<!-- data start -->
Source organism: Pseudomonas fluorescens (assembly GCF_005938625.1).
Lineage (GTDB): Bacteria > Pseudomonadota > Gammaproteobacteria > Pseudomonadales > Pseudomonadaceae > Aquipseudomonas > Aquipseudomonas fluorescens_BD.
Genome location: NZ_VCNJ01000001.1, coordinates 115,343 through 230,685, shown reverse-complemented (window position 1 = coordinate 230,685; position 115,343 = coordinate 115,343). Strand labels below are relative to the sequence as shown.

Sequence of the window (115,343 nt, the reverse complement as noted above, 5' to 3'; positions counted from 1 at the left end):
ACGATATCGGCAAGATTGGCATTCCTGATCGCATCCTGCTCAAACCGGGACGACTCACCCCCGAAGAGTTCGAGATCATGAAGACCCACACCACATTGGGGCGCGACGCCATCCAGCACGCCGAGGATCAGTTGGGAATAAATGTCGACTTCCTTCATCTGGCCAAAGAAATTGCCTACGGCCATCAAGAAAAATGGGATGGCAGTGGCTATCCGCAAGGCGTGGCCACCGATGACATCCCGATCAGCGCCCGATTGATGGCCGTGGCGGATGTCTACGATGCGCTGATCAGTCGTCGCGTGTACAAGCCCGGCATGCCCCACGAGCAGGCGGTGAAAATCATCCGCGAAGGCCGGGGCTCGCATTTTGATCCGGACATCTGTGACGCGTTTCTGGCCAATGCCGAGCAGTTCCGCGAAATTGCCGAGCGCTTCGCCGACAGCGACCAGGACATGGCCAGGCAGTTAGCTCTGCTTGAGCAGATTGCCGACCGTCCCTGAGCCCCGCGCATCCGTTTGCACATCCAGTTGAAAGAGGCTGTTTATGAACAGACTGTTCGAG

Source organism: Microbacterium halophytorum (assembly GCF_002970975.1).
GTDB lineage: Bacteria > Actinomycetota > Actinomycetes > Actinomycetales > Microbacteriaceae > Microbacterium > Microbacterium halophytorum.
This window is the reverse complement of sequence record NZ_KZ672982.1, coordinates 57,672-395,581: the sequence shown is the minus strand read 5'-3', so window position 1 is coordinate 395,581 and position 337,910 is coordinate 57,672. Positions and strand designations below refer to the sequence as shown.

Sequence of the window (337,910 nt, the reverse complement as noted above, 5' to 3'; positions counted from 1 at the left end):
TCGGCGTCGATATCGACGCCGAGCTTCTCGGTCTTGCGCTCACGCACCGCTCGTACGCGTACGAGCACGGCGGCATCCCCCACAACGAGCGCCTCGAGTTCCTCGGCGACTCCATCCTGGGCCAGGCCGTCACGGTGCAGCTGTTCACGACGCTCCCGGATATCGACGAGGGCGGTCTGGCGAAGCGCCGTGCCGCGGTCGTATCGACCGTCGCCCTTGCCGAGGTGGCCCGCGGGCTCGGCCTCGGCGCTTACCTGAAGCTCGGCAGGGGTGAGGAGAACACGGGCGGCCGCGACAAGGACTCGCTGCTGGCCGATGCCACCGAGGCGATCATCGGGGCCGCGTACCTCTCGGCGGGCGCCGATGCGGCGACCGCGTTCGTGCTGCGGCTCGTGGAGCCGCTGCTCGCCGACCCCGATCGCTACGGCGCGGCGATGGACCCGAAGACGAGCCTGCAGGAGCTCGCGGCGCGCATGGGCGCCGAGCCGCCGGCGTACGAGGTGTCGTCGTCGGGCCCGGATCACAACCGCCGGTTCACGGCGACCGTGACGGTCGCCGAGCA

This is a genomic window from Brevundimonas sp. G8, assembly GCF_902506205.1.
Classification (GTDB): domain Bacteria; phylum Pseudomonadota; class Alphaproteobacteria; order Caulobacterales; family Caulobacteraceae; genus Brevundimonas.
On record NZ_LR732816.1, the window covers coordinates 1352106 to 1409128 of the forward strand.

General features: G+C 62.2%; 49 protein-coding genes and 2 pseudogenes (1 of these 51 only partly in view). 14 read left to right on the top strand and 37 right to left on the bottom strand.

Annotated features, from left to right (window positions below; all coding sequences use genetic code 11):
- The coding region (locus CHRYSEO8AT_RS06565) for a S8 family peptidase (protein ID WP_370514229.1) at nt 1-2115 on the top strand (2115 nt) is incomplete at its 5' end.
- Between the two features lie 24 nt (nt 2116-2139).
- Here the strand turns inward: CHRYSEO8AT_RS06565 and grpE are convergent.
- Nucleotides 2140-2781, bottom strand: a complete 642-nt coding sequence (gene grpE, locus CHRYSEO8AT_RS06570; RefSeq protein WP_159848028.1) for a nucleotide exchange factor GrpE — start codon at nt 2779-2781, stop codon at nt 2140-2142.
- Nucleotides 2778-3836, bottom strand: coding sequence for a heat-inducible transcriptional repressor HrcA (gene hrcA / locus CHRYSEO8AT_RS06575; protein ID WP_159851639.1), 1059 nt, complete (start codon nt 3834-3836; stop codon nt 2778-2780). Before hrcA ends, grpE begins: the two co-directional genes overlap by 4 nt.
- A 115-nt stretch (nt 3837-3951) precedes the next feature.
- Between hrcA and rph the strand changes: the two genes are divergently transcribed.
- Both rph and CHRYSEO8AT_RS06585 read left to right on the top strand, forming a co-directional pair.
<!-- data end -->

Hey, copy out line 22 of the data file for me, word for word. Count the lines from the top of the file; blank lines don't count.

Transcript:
- Between hrcA and rph the strand changes: the two genes are divergently transcribed.